BIO-TERRAFORMATION is the process of preparing extraterrestrial planets for life by creating habitats and a suitable atmosphere. Similar efforts can be carried out on Earth to restore lost habitats or enhance existing ones.
Oysters are particularly useful in this regard due to their collective behavior, which stabilizes sediments, filters water, and increases biodiversity in coastal marine ecosystems. A single oyster can filter 7 liters of water per hour, and the carbon that is sequestered in the shells of oysters harvested annually is roughly 10% of the total blue carbon stored in coastal wetlands per year. Restoring oyster reefs is crucial for reversing global ecosystem declines and preserving marine ecosystem functions, not to mention the economic benefits. However, uncertainties in the dollar value of oyster reefs and certain conditions required of restoration sites hinder the potential for global-scale restoration.
Over the past 50 years, there has been a shift from natural reefs to rapid and massive aquaculture farming of oysters. As a result, many oyster reefs in areas such as Shenzhen and other parts of the Guangdong-Hong Kong-Macao Greater Bay Area have disappeared, leading to the loss of ecological value and degradation of the local supply chain, as well as the disruption of coastal diversity corridors. It is imperative to predict the potential distribution of oyster reefs, quantify their ecosystem benefits and economic value, and consider the local hydro-climatic risks that oysters can mitigate.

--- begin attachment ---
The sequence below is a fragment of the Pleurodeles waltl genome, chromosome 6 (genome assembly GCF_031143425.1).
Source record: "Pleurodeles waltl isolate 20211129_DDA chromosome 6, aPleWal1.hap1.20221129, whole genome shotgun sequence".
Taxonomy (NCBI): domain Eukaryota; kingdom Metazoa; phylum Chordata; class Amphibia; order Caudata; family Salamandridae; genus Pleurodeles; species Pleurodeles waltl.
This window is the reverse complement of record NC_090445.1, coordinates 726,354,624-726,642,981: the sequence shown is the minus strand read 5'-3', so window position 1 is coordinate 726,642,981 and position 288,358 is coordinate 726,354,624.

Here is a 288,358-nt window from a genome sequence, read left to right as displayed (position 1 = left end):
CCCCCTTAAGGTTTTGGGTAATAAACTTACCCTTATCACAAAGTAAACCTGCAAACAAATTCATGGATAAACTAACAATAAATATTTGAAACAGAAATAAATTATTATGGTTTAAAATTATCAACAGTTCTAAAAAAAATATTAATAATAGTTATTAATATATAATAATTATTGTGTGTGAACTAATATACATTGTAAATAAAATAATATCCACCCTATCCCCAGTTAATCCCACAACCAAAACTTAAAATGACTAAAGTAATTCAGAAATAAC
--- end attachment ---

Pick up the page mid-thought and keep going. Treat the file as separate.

The amount of sunlight reaching the sea bottom and primary productivity are the dominant environmental variables governing the global distribution of oyster reefs.
Only about 13.8% of high-suitability areas in eight hotspot countries are incorporated into marine protected areas, highlighting the need for protection. China ranks 7th of the global oyster restoration hotspots in terms of total benefits, despite being the largest producer and consumer of globally farmed oysters.
Several hotspots in the Greater Bay Area, including Shenzhen Bay, Yantian Port, Nan’ao and Hong Kong, are deemed oyster habitats due to the presence of tidal flats, mangroves, and seagrass that facilitate oyster aggregation. However, questions remain about water quality, restoration of hydrological corridors, climate stress, and stakeholder desirability for restoring oyster reefs in these areas.
Restoring oyster reefs through habitat rewilding is crucial for climate engineering and habitat improvement. Oysters can play a role in rewiring coastal ecological corridors, which will have global and local positive effects on carbon sequestration in addition to other benefits. Oyster shells can even be used for concrete by developers.
Many estuarine areas in the Greater Bay Area have the potential as oyster reef restoration sites, and effort is worthwhile for governments to consider this nature-based solution to improve the marine ecology.
ARTICLE FROM: Shenzhen Daily